on the day of my trip, i went under time on May 12 and left our office in Makati City at around 4:00 pm and hailed a taxi to take me to Victory Liner in Earnshaw, Sampaloc. It was a bit early but i factored in traffic. The first bus bound to Tabuk, is set to leave by 7:00 pm followed by an 8:00 pm one then a 10:00 pm. i took the earliest and i was targeting to arrive in Buscalan at around lunch time. I got to the terminal at about 5:45-ish and the 7pm bus was almost full. I got a seat and waited for bus departure.

If you are kind of religious, you can walk on over to two churches a few meters from the terminal and pray for a safe journey. they say that if it is your first time in a church, you get 1 wish. luckily for you, these are two churches side by side. LOL.

once on the bus, it was an 11 to 12 hrs bus ride to Tabuk. There are about three stopovers during the entire trip so you have plenty of time to stretch your legs unless you have already dozed off for the entire duration. Prepare about php 5 for toilet use for each stop over

we arrived in Tabuk, Kalinga at around 7:00 in the morning. You know when you are there then you see the White Carabao landmark and the Cathedral (I forgot the name). You can actually get off the bus there as it is just a short distance away from where you can ride jeeps which they call the “paradahan” (literally means area where public transport are parked while waiting for passengers). There are no land marks to identify it but you will know it because the jeeps and buses will be there.

based on the blogs i read, from you can take the jeepney going to BONTOC but alight at the BUGNAY JUNCTION where you can begin the 2 hour trek to get to the Turning Point. After the Turning Point, it would be an hour more to get to Buscalan.

Kuya Romy, being the awesome guide that he is, told me that there is a van from Tabuk that can take me to the Turning Point and spare me the 2 hours walking in the sun. He gave me the number of the driver called Dal-oy so i can contact him when i get to Tabuk. I found Dal-oy a few minutes after arriving in Tabuk but found out that we had to wait for the van to fill before we left. The fare costs PHP 150.00/person. I said yes that i can wait but it took us about 2 hours to fill up the van. I almost decided to get on a jeep to get to Bugnay Junction instead but the thought of walking under the sun in the middle of the day was just too much daunting so, i decided to wait. And it spelled SKIN CANCER! Duh?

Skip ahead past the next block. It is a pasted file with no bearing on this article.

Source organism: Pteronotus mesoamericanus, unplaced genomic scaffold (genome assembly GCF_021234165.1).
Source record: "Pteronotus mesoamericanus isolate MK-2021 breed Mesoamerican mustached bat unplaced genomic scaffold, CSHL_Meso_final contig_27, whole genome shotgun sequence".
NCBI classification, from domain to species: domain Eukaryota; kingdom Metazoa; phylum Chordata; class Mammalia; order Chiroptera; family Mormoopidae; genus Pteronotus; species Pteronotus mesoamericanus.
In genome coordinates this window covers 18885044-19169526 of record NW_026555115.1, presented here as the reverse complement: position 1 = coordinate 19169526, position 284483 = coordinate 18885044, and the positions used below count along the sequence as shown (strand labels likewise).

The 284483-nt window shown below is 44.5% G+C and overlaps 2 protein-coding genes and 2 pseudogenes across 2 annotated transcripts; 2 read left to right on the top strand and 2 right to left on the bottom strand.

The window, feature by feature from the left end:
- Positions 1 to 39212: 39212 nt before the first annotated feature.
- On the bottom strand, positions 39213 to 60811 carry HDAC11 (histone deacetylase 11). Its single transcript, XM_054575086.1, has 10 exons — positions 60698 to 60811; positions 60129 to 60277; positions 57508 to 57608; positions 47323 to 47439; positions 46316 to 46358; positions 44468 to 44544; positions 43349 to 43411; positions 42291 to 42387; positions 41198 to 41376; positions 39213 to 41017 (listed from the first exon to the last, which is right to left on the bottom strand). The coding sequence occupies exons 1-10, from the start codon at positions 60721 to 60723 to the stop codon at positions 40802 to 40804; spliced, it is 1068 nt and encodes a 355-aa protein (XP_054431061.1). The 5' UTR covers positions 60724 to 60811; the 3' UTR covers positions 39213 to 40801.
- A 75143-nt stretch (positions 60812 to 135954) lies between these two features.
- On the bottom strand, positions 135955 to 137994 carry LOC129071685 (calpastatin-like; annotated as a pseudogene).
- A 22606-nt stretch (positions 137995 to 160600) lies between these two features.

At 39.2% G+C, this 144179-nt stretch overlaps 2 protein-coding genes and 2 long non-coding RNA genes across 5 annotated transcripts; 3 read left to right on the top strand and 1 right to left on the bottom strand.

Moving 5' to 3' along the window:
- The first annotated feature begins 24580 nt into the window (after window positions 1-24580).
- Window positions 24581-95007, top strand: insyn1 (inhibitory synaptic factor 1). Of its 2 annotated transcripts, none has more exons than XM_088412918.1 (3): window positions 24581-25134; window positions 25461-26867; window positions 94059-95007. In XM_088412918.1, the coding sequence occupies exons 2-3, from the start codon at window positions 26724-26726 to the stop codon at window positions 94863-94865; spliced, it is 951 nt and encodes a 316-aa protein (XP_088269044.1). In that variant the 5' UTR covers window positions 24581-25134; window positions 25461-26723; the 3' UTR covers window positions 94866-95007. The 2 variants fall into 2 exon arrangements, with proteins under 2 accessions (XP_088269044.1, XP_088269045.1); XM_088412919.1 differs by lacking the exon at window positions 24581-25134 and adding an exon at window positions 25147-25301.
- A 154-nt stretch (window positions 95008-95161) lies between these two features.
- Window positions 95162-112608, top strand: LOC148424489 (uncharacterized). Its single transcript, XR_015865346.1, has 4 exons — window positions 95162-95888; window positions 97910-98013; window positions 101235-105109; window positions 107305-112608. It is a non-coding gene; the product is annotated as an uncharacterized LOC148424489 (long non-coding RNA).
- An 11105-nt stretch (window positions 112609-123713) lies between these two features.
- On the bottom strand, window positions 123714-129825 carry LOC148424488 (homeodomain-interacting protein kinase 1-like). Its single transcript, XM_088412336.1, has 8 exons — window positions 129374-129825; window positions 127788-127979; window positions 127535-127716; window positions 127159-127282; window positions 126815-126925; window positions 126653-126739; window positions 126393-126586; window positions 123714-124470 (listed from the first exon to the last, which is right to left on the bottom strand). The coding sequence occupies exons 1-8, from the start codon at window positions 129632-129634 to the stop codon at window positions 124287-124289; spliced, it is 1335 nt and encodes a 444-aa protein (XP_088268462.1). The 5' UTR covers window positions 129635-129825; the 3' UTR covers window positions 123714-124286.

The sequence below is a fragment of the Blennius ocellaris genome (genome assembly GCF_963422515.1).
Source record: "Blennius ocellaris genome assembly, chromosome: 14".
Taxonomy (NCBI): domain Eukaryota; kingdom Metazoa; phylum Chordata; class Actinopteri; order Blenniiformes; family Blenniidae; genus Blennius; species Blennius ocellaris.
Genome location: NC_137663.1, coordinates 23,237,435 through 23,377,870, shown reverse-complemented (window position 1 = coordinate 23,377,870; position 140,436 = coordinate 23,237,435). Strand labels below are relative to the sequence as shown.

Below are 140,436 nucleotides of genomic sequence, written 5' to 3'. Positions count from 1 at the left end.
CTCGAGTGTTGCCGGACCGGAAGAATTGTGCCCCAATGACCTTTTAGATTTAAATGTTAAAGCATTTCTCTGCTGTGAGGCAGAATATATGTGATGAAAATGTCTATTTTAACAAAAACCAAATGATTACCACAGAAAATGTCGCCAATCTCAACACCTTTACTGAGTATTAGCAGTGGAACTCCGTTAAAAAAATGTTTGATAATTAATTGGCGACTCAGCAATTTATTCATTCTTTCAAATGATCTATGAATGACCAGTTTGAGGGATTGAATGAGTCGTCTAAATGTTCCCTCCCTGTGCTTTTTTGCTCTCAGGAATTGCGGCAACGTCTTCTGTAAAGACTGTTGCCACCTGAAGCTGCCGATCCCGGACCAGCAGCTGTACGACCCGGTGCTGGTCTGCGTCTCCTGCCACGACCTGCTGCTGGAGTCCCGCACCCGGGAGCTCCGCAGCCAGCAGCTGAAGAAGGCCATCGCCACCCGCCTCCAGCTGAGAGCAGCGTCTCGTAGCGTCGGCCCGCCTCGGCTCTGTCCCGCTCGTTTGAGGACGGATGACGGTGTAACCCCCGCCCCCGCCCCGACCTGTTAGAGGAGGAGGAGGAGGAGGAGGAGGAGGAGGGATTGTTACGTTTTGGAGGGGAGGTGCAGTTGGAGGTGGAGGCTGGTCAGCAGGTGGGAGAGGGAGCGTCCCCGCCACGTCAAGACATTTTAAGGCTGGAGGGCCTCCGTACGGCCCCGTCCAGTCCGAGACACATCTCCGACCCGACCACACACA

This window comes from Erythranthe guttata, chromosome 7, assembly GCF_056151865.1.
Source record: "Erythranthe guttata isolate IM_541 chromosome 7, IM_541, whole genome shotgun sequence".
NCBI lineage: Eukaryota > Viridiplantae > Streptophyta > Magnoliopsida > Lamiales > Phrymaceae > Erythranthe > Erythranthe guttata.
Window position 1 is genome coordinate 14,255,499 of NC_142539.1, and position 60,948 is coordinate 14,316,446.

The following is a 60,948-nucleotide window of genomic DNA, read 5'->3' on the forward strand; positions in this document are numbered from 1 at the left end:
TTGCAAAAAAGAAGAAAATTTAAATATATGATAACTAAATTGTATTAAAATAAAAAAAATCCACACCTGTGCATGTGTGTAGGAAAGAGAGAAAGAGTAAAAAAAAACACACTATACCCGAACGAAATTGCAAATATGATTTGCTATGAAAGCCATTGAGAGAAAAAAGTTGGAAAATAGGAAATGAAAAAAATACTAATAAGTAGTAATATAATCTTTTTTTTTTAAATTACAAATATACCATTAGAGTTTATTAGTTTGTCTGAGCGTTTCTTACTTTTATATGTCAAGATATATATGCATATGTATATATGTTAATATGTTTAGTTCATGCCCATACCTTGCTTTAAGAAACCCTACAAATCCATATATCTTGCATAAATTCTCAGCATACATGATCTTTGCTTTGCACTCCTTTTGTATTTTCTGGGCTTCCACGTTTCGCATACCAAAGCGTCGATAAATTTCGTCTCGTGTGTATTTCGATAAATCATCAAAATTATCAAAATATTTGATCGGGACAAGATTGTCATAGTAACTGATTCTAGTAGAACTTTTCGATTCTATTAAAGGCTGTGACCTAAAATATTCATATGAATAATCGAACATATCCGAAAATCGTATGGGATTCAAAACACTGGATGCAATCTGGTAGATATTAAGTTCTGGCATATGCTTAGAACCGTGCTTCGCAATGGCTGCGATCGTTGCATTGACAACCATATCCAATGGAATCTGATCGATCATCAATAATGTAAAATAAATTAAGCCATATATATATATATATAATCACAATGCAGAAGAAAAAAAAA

Majority of the people in the van are from Tinglayan, a nearby town and Buscalan. And they have with them supplies for their family or the town. I was riding at the front of the van with Moises, from the neighboring village and was chatting with him about things here and there.

I learned from chatting with them that they all belonged to the Butbut tribe and that they were the most wide spread tribe in the province of Kalinga. From our driver, Dal-oy, i learned that the van that we were riding actually belong to Whang-od. I guess her artform had help her and her village a lot. I couldn’t help but ask the men whom i was speaking with this question: why they were not tattooed? Moises answered, that for them getting a tattoo would mean they would not be hired for work because of an unfair misconception of people who have tattoos. Moises explained that he was studying to become a teacher and he would not be hired if he had tattoos, I blame media for this really, because tattooed men and women are depicted as drug addicts or ex-convicts. I found this really sad as I was more than willing to travel 12 hrs just to get tattooed but they, who just live nearby choose not to. Well, to each their own.

The road to Buscalan was really a long and winding one but the views are nice. The trees are all green. Rice terraces here and there. The view were stunning! Plus you get to hear the forest sing. Yep, sing because of the insects that make this high pitched buzzing sound. But landslides sites are also present. Primarily because a storm passed by the area a week before my trip. Fortunately, the local goverment acts fast to clear them up. what i am trying to say is, it was such a nice difference to seeing tall buildings, polluted air and traffic jams. I believe, I was entering paradise.

We arrived in Tinglayan, the last major town, at past 12 nn. This is the last place where you will get mobile phone reception so would recommend, letting people from back home know you are almost there. We got dropped off a small restaurant that served local food. I was famished and got lunch together with the other passengers. I had a soup dish called “tinola” with a helping of rice for about php 60 which is really cheap already. This is where i met Kuya Romy in person.

Kuya Romy turned out to be cool. He was originally from Pangasinan and was a former police officer who got assigned in Tinglayan decades ago. He found the love of his life there and he never left. Hi started guiding guests to Buscalan some years ago. His brother in law Francis, got him into the business to help him financially. Now, I asked Kuya Romy if he had a tattoo from Whang-od also. Then he showed me his centipede tattoo on his arm. Based on what I read online, the centipede is considered a mythical guide for the Butbut tribe. He also had some tattoo with fern design. The tattoo was sponsored by one of his guests who wanted to see how batok was done but didn’t want to get one. I knew right then and there, I was with good company.